Solving the Communion Enigma: What Is To Come
Tarcher Books / Penguin Putnam
US Hardcover First Edition
Publication Date: 01-05-2012
218 Pages; $25.95
Date Reviewed: 03-10-2012
Reviewed by: Rick Kleffel © 2012
We can't help but suspect there is something more to our existence than what we see. One of the best ways to explore that suspicion is to read. The meditative aspect of reading reflects to a degree our involvement in something important but immaterial, hard to pin down. Books that take the immaterial, the elusive as their subject are most certainly the best reading material when you wish to immerse yourself in what we might call the "otherworld."
Whitley Strieber has been talking about the otherworld in his writing from the beginning, first as fiction, then, later, as non-fiction and autobiography. His latest book in this regard is 'Solving the Communion Enigma: What Is To Come,' which one might presume to be a direct follow-on to 'Communion.' This is sort of true; in this book Strieber does examine the events described in 'Communion,' and some that took place both before and after, all of them otherworldly. But while there is a lot of autobiography here, and a lot of truly chilling moments, with 'Solving the Communion Enigma,' Strieber is casting a wider net. With his latest work of non-fiction, Strieber strives to come up with a unified field theory for the otherworld, drawing from his personal experiences and those of others to step back and get a bigger picture. But Strieber is ever a contrarian. For him, the solution lies not in answers, but in questions.
'Solving the Communion Enigma' is pretty short, just over 200 pages, and divided into three sections, "The Mystery," "The Extreme Strangeness of the Evidence," and "Caterpillar and Butterfly: Lifting the Veil." He revisits some of the events of 'Communion,' and others that took place earlier in his life. The idea is to put the whole series of event, indeed, the vision of the events, into a bigger context. He explores well beyond his own life, talking about UFO sightings, crop circles, animal mutilations. It's almost a survey, a compendium of strange stuff that is presented with little comment, leaving the reader to explore the implications.
Strieber does not abandon autobiography. 'Solving the Communion Enigma' gives us a fairly raw portrait of a best-selling writer who hits the skids. It's understandable. When 'Communion' was published, there had been nothing like it. Many took it as science fiction, or hoax, or looked at the cover and saw something from their own nightmares. Two more big-selling books followed, but when Strieber was unable to cough up a grey to join him on Oprah, his fortunes started to fall. His books stopped selling. All this real-world economic unhappiness makes a curious counterpoint for Strieber's adventures with the otherworld. It's certainly interesting to read this sort of confession in this setting.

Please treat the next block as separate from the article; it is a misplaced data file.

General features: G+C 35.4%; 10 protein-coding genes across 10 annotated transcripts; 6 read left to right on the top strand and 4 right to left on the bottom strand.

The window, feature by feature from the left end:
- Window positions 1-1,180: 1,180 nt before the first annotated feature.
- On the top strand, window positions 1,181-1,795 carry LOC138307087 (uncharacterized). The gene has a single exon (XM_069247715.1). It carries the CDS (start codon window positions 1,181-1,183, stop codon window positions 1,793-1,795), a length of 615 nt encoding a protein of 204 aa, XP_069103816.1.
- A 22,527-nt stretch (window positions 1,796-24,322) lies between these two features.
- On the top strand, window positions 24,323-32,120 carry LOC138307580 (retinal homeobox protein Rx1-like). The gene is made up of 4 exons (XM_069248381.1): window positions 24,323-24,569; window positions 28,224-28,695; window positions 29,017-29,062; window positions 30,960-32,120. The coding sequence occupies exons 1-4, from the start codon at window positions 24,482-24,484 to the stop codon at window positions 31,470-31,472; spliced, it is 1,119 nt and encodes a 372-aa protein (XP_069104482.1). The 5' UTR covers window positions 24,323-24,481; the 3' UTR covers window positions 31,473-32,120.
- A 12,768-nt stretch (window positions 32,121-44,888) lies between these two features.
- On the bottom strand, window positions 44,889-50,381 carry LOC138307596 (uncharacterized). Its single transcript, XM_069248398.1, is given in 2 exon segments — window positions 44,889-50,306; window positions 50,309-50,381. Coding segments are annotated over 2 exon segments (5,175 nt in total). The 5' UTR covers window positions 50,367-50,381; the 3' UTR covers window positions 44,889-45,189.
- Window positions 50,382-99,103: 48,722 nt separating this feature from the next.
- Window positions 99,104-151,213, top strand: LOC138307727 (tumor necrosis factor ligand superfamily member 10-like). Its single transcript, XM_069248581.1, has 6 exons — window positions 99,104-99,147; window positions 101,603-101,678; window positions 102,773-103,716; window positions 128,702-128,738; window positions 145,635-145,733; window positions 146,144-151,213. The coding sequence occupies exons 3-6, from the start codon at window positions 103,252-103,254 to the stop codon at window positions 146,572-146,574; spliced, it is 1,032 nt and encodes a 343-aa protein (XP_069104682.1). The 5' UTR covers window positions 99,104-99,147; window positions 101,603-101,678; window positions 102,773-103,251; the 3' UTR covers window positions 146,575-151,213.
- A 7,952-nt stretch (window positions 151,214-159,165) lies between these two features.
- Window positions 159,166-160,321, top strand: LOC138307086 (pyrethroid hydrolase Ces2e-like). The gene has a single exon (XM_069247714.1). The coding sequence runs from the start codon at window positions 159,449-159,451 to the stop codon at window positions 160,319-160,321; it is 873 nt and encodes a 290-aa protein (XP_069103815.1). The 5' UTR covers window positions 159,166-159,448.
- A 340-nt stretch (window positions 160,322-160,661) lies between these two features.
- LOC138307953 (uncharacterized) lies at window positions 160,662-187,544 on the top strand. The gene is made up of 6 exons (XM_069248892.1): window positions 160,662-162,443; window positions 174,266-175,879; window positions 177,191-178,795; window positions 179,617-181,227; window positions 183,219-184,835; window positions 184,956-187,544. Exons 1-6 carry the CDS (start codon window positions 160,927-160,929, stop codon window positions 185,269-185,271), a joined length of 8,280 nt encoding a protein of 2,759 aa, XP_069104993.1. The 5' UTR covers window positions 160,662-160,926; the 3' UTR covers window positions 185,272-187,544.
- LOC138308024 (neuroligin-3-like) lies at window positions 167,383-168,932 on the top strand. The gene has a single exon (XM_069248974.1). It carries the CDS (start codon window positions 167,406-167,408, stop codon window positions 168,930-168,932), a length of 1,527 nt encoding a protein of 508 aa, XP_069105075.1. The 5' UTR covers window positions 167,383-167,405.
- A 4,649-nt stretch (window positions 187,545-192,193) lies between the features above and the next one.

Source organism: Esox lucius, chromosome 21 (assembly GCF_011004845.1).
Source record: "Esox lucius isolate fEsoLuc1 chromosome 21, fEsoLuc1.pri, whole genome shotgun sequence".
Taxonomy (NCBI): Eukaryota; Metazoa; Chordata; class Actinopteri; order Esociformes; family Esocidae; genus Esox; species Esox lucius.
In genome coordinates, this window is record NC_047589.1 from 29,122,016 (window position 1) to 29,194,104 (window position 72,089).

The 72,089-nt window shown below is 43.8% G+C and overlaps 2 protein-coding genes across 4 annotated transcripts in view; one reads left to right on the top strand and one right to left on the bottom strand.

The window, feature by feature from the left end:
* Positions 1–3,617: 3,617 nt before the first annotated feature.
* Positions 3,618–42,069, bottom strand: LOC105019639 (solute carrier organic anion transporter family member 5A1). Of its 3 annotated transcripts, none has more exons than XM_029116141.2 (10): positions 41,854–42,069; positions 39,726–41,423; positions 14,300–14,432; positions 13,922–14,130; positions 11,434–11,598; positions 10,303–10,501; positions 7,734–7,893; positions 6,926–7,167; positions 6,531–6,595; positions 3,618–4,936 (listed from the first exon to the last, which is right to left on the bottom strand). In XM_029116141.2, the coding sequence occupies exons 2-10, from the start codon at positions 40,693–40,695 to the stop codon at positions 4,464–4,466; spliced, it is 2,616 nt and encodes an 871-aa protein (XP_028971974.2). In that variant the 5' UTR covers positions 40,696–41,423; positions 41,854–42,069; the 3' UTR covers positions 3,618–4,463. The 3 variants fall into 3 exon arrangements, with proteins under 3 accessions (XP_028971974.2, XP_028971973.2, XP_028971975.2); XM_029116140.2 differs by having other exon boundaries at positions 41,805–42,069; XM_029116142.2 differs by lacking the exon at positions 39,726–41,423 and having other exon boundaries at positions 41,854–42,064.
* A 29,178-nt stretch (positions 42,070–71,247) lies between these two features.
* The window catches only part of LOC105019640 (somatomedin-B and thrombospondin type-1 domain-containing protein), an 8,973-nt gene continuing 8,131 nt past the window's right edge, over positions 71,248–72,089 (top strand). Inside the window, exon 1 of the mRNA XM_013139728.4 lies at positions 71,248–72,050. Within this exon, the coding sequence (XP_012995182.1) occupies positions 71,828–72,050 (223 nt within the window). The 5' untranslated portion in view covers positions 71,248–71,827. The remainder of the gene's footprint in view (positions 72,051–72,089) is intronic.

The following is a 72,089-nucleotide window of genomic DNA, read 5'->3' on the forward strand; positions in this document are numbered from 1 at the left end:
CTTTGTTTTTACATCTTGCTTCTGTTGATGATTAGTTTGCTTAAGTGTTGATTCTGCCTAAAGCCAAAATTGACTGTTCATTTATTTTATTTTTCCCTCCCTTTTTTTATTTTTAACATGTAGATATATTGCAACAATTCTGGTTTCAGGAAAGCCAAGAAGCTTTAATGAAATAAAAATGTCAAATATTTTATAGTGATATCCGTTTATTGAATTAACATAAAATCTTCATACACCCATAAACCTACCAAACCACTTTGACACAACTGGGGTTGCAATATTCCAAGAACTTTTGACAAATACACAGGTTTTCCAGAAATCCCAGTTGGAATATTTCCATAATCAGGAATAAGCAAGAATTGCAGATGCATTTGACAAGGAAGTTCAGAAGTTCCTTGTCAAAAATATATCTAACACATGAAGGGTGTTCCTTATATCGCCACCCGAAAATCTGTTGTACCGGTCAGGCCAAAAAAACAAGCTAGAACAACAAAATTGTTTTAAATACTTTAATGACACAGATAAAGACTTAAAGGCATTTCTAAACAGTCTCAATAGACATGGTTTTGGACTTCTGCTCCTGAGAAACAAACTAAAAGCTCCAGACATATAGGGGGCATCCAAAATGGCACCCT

The creep factor in 'Solving the Communion Enigma' is pretty high. Regardless of your assignation of the events described to "fantasy" or "reality," there's no doubt that this book has a number of superbly chilling moments. It's easy to understand how Strieber became a bestselling author of horror fiction. A few scenes here are so striking (and well-written) that they are iconic. The work here is quite simple. It's disturbingly surreal, not gory or violent. Strieber explores our unconscious fears with a clear conscience.
What's most interesting about 'Solving the Communion Enigma' is what it does not say. Strieber frames some very interesting questions, inspired by his wife, but does not offer the reader answers that are clearly in view. It's not hard to put together where all this is going, but this time around, Strieber leaves well enough alone. It is one thing to be led into the unknown by the hand. If you're handed an answer, you're inclined to doubt. But to provide an answer to a well-framed question, you as a reader must make the not just the connections, but the commitment. If you're looking for a date when the saucers will land on the White House lawn, this is not your book. But if you suspect that there is more not just to this life, but to you, than is accounted for in the philosophy that runs the world, then 'Solving the Communion Enigma' might just be the answer to a question you have yet to ask.